Now its time for geo referencing. Normally in this type of work we start by referencing the image. But there is a way around. We just need three point on the unreferenced image and corresponding latitude longitude on that point. We will geo reference our feature polygon with that 3 point. The process is really simple. We will start with interactive plotting with plotly to find out 3-4 points on the image and corresponding latitude longitude. with that point we will linearly interpolate latitude longitude for every pixel of the image. Assuming that, the image has no distortion. From that 3-4 points we will make 2 equation. One for longitude another for latitude. The equation will take pixel index, and will spit out coordinate values.

trace_image= plotly.offline.iplot({ "data":[go.Heatmap(z=test_image, colorscale='Greys')], "layout": go.Layout(width=785, height=921, yaxis=dict(autorange='reversed'))})
Interactive plotting for coordinate collection
interactive plotting for coordinate collection

After interactive plotting when we hover the cursor on our desired location we will see pixel index of x and y. So we will take as much coordinates as we want and corresponding latitude longitude. We will conduct this both in x and y direction and minimum of two point required in each direction and total minimum required point is 3. Linear interpolation and latitude longitude transfer to the feature coordinates will be done by the code snippets below.

Coordinate transfer to the feature

min_x=2 # Every 98 pixel along x axis equals 2 minutes
min_y=2 # Every 112 pixel along y axis equals 2 minutes
pix_x=98 # Pixel interval along x axis
pix_y=112 # Pixel interval along y axis
st_pix_x=122 # X pixel index of 1st GCP
st_pix_y=88 # Y pixel index of 1st GCP

starting_x = 89+(24/60)-((st_pix_x*min_x)/60/pix_x)
starting_y = 23+(16/60)+((st_pix_y*min_y)/60/pix_y)
mult_factor_x = (min_x/60)/pix_x
mult_factor_y = (min_y/60)/pix_y

for i in xf:
for j in yf:

There may be other simpler way to interpolate and transferring coordinate. But at this moment, I think this is the simplest to interpolate coordinate and referencing.

Converting polygon to shapefile

df = pd.DataFrame({'Long':x_ref,'Lat':y_ref})
df['Coordinates'] = list(zip(df.Long, df.Lat))
df['Coordinates'] = Polygon(df['Coordinates'])
crs = {'init': 'epsg:4326'}
Narail_upazila = gpd.GeoDataFrame(df, geometry='Coordinates', crs=crs)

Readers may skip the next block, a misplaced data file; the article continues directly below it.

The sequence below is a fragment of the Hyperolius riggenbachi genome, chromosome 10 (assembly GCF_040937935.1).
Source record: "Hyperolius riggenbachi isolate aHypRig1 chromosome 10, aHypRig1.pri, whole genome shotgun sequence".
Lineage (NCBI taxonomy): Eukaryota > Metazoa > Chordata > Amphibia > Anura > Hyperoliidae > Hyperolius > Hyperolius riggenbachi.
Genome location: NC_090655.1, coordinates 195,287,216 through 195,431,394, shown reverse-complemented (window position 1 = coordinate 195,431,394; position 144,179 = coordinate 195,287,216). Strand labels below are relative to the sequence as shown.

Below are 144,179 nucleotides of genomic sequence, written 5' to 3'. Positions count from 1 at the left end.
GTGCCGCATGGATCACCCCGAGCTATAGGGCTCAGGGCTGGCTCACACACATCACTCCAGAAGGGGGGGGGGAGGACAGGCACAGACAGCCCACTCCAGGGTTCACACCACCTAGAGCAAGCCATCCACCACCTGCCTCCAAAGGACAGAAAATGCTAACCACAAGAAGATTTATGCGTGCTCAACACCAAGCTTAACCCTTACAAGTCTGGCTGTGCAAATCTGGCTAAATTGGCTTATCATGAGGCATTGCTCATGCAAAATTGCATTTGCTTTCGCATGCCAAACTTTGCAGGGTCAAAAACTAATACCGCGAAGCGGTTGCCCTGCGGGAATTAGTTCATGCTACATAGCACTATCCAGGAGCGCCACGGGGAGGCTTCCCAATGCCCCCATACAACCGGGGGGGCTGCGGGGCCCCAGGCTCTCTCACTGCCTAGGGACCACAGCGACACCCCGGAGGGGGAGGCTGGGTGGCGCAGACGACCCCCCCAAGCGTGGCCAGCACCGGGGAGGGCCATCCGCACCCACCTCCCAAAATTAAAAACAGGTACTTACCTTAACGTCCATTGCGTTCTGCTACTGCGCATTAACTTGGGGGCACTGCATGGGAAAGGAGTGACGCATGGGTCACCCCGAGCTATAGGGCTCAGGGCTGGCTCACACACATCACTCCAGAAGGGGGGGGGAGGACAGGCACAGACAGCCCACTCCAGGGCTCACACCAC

Super imposing extracted shapefile on actual shapefile

sdir1 = os.path.dirname('/Users/ihasan/Downloads/Blogging/Features extraction without digitizing/shapefile/Narail.shp')
Narail_actual = gpd.read_file(sdir1)
map1 = Narail_actual.plot(figsize=(12,12), facecolor='None', Edgecolor='k')
Narail_upazila.plot(ax=map1, facecolor='None', Edgecolor='r');
super imposed polygon with actual polygon shapefile
Super imposed polygon with actual polygon shapefile

Honestly speaking, I have manipulated, st_pix_x and st_pix_y parameter which denotes first GCP. The pixel value should be 110 and 110. But I have put 88 and 112. Because there are some geometric deformation in the image. The geometric deformation correction is not the objective of this post. So, I have ignored that, part, and tried to match linearly as far as possible. Last but not least, you can save the save the shape file which I haven’t mentioned. the code is Narail_upazila.to_file(‘filename.shp’).


At first glance it might look a lot of work. In fact it is a lot of work. But once you have put forward all the effort. The second time it will get a lot easier. Because all your code, formula, idea is ready. All you need is to change some parameter, some manual inspection, and thats it. The best part is, after first time, you will get efficient every times and learn new thing. I hope it will some how less the immense pressure of digitising geographic features among the GI science community.

My GitHub repository link for all the material and all the python code in jupyter notebook all together is here


You can aways contact my in case of any confusion through my contact page or the comment section below. You can also check out my fiverr gig about geo processing with python, which is here